The thing about an HVAC system
is, there are so many different components. You have the outdoor fan motor, the condenser, the evaporator, the compressor, the blower,
and tons more. Your system could be in top running condition, but if one of the components fails to function as it should, your entire system will likely malfunction. That being said, the blower is one of the most notable parts of the system and probably one of the more important. This is because it is solely responsible for blowing
air into the home via the ductwork,
It will distribute both the warm and cool air to the areas of the home or building that are called for. Sometimes the blower
can be referred to as the furnace or air handler because this is where the component is located. Any blower
issue can be crippling to the system, as it will prevent the unit from circulating air into the home. This is why it is critical to know and understand some of the potential issues that can occur within the blower.
The Motor Burned Out
If you know anything about your HVAC system
, you likely know that your air handler or furnace has to push a large amount of air over a long distance. As you can imagine, this puts the unit under a lot of strain and pressure. There is nothing wrong with this, as this was what it was specifically designed for, but it still requires a lot. The hardest part for a motor is when it starts. Just imagine how many times your motor starts in a single day.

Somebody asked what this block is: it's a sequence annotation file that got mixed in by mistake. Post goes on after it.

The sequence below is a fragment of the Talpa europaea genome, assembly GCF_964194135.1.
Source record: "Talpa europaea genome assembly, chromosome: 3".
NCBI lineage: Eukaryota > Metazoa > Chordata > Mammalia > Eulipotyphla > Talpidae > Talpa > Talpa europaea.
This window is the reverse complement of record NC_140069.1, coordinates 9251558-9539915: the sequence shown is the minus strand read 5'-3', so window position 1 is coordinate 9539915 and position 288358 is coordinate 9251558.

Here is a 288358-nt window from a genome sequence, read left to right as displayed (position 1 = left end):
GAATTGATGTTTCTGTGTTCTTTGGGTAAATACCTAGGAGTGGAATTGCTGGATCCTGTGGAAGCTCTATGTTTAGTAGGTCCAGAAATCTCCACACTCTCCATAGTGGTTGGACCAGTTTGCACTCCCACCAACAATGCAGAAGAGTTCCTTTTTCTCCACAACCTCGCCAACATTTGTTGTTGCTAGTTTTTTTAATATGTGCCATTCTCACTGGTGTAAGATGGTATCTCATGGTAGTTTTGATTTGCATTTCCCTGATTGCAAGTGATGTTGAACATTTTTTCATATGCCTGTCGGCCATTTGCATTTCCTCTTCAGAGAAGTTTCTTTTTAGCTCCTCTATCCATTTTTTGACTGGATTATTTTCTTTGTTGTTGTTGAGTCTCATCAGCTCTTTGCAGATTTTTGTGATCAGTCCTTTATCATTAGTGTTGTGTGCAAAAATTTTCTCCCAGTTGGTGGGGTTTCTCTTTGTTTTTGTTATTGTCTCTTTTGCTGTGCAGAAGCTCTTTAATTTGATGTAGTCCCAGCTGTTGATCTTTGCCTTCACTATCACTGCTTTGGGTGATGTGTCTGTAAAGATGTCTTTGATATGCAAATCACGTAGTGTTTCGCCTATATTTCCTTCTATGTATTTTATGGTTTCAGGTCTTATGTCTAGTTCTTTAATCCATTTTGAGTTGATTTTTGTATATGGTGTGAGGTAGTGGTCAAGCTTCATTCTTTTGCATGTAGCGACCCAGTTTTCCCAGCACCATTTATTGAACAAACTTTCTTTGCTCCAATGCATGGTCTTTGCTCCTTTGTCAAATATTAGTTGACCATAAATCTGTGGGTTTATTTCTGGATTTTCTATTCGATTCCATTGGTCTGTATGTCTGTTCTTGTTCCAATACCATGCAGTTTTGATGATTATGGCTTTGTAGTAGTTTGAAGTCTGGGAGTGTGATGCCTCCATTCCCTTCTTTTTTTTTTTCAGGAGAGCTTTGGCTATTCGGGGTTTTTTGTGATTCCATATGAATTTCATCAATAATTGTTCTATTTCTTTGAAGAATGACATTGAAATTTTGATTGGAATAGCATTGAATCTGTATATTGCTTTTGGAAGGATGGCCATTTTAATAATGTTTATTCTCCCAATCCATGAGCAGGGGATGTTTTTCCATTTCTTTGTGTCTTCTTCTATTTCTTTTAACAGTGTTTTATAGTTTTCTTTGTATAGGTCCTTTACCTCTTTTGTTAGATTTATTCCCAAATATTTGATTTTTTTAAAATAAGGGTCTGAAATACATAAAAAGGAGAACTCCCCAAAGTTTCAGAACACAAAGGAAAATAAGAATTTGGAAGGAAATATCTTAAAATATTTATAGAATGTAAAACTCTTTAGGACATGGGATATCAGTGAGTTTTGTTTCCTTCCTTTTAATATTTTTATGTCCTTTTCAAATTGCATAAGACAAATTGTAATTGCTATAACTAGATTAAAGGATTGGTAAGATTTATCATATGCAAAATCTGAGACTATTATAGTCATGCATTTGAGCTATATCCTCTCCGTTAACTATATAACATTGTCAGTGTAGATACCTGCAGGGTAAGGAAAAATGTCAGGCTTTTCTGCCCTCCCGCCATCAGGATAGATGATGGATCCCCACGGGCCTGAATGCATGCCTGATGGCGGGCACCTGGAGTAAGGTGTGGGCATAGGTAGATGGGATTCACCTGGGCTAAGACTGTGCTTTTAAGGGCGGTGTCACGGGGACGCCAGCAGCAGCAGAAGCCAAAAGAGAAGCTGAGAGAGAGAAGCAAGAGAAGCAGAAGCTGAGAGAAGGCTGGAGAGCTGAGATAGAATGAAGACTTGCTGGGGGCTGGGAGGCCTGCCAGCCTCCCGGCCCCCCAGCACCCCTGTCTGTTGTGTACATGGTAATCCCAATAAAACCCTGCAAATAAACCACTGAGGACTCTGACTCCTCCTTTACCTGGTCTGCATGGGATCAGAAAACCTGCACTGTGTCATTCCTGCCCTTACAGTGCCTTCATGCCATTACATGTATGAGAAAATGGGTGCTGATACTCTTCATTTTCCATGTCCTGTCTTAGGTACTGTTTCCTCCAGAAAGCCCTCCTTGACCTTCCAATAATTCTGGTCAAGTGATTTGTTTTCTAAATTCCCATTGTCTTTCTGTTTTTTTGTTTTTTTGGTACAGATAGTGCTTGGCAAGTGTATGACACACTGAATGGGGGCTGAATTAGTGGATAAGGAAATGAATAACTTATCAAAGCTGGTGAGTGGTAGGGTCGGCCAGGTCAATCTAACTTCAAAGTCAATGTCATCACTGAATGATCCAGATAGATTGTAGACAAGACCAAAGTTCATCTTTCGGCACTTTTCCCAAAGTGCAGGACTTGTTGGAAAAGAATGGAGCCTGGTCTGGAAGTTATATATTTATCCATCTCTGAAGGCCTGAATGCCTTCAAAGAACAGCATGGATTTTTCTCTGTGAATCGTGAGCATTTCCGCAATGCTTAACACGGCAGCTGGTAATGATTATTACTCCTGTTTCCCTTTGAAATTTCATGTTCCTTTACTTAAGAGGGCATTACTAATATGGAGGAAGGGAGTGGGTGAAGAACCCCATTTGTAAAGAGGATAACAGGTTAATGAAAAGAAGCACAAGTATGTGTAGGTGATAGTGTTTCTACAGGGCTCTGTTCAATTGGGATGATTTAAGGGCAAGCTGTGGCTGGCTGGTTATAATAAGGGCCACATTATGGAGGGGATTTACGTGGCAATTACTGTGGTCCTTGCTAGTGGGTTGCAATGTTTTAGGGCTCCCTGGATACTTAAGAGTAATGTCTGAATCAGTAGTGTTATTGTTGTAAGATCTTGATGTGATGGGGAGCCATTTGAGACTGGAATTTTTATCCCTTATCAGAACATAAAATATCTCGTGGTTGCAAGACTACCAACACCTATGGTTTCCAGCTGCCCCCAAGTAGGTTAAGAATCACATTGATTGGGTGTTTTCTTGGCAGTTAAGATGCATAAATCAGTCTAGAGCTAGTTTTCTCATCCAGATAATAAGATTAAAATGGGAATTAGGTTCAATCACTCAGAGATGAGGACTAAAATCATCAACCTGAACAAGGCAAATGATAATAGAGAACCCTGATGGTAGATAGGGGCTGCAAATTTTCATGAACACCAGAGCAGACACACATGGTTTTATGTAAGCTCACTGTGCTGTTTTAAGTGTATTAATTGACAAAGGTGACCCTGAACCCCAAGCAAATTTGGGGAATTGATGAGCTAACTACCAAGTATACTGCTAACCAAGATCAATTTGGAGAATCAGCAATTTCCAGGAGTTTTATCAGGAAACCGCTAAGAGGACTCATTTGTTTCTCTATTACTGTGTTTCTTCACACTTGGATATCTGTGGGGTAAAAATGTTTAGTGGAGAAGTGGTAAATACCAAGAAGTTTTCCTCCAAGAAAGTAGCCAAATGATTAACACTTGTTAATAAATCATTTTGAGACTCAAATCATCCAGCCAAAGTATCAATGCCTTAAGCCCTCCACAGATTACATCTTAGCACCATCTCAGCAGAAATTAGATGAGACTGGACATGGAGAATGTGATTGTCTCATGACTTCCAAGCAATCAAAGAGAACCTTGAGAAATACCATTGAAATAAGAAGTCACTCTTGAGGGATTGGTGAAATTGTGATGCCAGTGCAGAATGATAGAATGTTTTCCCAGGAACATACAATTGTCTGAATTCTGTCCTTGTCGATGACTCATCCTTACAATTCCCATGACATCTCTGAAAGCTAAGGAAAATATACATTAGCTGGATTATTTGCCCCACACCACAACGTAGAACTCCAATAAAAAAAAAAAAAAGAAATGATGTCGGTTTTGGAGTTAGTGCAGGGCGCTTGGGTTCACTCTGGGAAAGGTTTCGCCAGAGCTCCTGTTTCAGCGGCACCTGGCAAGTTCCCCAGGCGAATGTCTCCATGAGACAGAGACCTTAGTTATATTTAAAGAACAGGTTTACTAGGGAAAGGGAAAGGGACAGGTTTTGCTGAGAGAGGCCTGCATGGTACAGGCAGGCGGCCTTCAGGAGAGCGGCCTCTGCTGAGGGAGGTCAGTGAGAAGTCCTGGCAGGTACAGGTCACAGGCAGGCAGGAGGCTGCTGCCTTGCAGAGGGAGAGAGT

That being said, there are ways to compensate for all this strain and stress. This is by lubricating the bearings, which reduces friction. These bearings are capable of going for years and years but aren’t invulnerable. In addition to this, there will come a time when it wears out and needs to be replaced. If they are not replaced, the friction will increase until the heat grows so great that it’ll cause the motor to overheat and burn out. When this happens, you’ll likely hear a grinding or metal-on-metal noise. You’ll want to have a professional come by and take a look when this happens because there will be no option but to change the motor.
About ninety percent of HVAC problems
are electrical. This is why certified and trained techs are needed for troubleshooting more of the time. Combine this with the refrigeration side of the system and it just makes things all that more complicated for the do-it-yourselfer. That being said, all power that powers the system is directly coming from the home’s power grid. The unit, just like every other electric device in the home, is susceptible to shorts due to power outages. Manufacturers do sell devices that are supposed to absorb potential electrical shorts and shocks, but they are usually just a one-time deal.
When the unit shorts out, it’ll need to be replaced. Units usually come with fuses and breakers that’ll pop and break before causing major damage so it is entirely likely that you’ll get lucky and just need to flip the breaker or change a fuse because of a power outage. Either way, you’ll like need someone with electrical troubleshooting experience to track down the problem.